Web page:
(NEXSTAR) – Southwest says it will be extending a “gesture of goodwill” to customers affected by the cancellation of thousands of flights last weekend.
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“In these situations, we do our best to make things right, and we are working directly with customers who have been impacted by recent disruptions offering our apology and a gesture of goodwill,” a spokesperson for the airline confirmed in an emailed statement.
Southwest declined to detail what these “gestures” would entail, specifically. But on Twitter, Southwest and its customers have indicated that the airline was sending vouchers — known as “LUV Vouchers” — for future travel with Southwest Airlines, in amounts of up to $250.
Not everyone appeared to be so happy with the promise of vouchers, however. Some Twitter users complained of not being able to get in contact Southwest to get their vouchers at all, while others complained that vouchers were not sufficient to compensate for the expenses they incurred while trying to find meals, hotels, and alternate modes of transportation.
Other customers on Twitter have complained that they had yet to be refunded for their canceled itineraries. According to Southwest’s own customer service policy, customers are eligible for refunds if the airline cancels a flight — just as all major carriers are required to do, per the Department of Transportation (DOT). A representative for Southwest further confirmed that eligible customers must request a refund, otherwise they merely retain their travel funds to put toward a future trip.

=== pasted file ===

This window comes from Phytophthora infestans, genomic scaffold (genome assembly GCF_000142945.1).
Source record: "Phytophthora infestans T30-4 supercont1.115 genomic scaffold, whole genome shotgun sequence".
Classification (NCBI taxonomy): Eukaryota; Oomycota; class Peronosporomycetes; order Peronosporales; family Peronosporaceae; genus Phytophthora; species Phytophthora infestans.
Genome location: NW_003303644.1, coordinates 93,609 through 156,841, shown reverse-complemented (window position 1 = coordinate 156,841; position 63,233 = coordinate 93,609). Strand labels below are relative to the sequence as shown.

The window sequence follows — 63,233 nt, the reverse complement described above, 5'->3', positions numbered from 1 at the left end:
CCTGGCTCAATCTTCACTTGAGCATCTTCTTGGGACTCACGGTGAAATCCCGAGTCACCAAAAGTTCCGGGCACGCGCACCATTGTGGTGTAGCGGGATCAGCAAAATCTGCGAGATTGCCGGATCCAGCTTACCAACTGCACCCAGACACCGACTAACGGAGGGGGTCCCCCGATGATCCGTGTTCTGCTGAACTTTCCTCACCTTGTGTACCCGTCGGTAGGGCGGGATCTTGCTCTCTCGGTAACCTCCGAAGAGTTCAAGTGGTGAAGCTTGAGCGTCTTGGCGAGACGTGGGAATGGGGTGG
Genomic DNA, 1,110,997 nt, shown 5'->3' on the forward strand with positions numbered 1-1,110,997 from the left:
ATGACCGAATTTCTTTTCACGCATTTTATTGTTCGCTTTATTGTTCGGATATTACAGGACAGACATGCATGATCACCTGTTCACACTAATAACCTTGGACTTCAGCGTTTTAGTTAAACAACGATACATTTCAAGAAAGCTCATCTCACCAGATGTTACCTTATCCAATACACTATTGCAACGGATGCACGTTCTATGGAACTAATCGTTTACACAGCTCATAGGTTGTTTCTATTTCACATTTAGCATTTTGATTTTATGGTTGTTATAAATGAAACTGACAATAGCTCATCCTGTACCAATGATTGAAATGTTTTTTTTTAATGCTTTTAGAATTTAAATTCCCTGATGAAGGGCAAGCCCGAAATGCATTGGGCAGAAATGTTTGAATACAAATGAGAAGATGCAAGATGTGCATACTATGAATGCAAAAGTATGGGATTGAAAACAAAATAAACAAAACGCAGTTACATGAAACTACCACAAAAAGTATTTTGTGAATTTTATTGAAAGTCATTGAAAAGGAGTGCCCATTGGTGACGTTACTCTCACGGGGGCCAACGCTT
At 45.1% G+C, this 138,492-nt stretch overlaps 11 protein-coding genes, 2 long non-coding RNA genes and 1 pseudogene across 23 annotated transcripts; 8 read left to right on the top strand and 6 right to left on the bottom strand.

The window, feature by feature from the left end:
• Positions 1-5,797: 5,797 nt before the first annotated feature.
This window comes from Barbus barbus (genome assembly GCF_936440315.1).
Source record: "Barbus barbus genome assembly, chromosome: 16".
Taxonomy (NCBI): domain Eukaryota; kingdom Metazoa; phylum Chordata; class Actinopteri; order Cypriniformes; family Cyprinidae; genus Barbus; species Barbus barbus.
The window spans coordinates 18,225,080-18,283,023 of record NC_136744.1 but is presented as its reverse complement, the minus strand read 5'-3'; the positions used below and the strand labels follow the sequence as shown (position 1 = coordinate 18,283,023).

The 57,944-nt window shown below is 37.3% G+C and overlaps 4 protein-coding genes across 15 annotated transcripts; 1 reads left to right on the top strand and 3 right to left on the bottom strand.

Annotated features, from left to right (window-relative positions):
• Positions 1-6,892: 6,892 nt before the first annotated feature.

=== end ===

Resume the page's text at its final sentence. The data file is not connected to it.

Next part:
Still, Southwest customers who request refunds may not see the money for weeks. Southwest’s Customer Service Commitment says refunds will be processed within seven business days of requests, and credit card companies may take an additional 10 days to post it to customers’ accounts.
On the other hand, airlines are not required to reimburse passengers for expenses incurred outside of the cost of the tickets, which means that costs for things like meals, lodging and ground transportation are not the responsibility of the carrier. Southwest, however, has confirmed to USA Today that it will decide on reimbursement in certain situations.
Southwest began canceling thousands of flights last weekend, blaming weather disruptions and “other external constraints,” but denying that the delays were caused by workers who had staged “sickouts” to protest Southwest’s vaccination requirements.
The Southwest representative who spoke with USA Today also claimed that all affected passengers would be getting vouchers automatically, via email, but noted that the emails might be delayed because of the “number of customers we are processing.”
Southwest began to resume more normal operations midweek.